June 18, 2009 / 9:23 AM / 10 years ago

Auto obsession fuels Beijing vintage car museum

BEIJING (Reuters Life!) - Russian revolutionary leader Vladimir Lenin’s wooden Rolls-Royce and cars from the first made-in-China brand are on display at a newly opened Chinese museum geared toward showcasing the wheels of Communism.

Chinese vintage car fanatic Yang Yi-Jun cleans a stretched car that former Chinese chairman Mao Zedong owned that is now on display at the Beijing classic car museum June 17, 2009. REUTERS/David Gray

Set up by a private antique car collector who sold his multi-million dollar transport business to finance his hobby, the China Classic Car Museum exhibits some 170 vintage, and rare, automobiles from various eras and from all over the world.

But to celebrate the 60th anniversary of the founding of the People’s Republic of China, on October 1, the museum has polished up its “red” fleet, which includes the convertible vehicle Chairman Mao used for army inspections and a car that once belonged to former leader Deng Xiaoping.

There is also a Gaz-69, an Soviet army vehicle, which collector Luo Wenyou sought the help of one of China’s former vice premiers to obtain.

Among the antiques, there are motorcycles with sidecars that were used by the German army in World War Two, worth hundreds of thousands of dollars.

The museum is a dream come true for 57-year-old Luo, who has been obsessed by cars since he was a child and who spent more than $4 million to build up the collection.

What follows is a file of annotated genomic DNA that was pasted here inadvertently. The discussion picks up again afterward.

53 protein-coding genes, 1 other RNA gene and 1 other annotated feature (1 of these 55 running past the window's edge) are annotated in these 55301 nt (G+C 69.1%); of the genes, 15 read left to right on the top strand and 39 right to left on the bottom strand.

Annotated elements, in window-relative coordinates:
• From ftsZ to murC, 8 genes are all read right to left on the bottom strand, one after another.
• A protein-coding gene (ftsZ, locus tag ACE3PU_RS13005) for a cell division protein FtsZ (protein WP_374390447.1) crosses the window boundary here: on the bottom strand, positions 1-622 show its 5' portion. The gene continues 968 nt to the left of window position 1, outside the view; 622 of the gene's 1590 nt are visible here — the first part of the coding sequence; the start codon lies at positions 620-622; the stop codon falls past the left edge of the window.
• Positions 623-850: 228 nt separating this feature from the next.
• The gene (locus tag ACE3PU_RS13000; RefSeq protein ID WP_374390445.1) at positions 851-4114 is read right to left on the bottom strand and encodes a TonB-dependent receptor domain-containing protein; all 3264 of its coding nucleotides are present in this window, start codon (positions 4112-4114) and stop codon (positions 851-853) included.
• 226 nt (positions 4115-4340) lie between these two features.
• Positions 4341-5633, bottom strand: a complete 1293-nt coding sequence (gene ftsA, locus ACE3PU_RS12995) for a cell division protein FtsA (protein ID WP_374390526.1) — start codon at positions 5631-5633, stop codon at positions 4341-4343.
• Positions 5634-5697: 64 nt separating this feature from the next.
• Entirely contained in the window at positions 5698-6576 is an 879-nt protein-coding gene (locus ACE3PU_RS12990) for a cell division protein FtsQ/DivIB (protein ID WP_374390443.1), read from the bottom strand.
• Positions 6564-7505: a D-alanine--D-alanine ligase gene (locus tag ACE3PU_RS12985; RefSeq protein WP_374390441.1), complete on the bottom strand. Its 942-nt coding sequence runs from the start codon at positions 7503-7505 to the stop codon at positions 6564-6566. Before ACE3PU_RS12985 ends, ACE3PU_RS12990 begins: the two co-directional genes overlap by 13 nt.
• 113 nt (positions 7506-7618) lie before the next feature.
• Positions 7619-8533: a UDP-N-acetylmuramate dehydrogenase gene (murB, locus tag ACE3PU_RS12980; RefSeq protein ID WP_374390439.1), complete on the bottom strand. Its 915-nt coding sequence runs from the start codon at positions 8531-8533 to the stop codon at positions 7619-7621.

“Now, cars are seen as means of transport. When I was young, the coolest professions were those of doctor or driver. These were the trendiest jobs. If you could drive a car, you could be really proud of yourself,” he told Reuters.

Luo, who started out as a miner and then built a successful delivery business from scratch, spent all his savings and borrowed money from relatives who thought he was crazy to set up the museum. And money remains his biggest concern.

“The main thing is money. As long as I have money, everything will be fine. I was lucky to have the local government’s support. I couldn’t afford to pay the rent of this space so the government acted as my warrant so I could get a mortgage,” he said.

“Red Flag,” a household name in China, made the country’s first batch of cars. However, its origin is not as socialist as its name may suggest, Luo says.

In 1958, about a year before the 10th anniversary of the founding of the republic, the government ordered the country’s main automobile manufacturer to produce a local car brand in time for an anniversary parade.

According to Luo, the factory workers, under pressure, purchased a Chrysler car, dismantled it, hand-painted every part and then re-created an exact copy. On October 1, 1959, ten “Red Flag” cars took part in the parade.

Luo, who set up the China Classic Car Association in 1999 which now has more than 300 members, believes his collection could inspire others to do the same. His museum is open to other collectors who cannot find, or afford, space for their items.

Art expert Chen Lingran, whose company specializes in paintings and Chinese calligraphy, said Luo may just spark off a new collecting trend.

“I believe that sooner or later vintage cars will become very popular in China, just like in some Western countries. After all, classic cars represent a culture and a particular culture from a particular time period. When you look at these cars, you can see the lifestyle of that era,” Chen said.

Editing by Miral Fahmy

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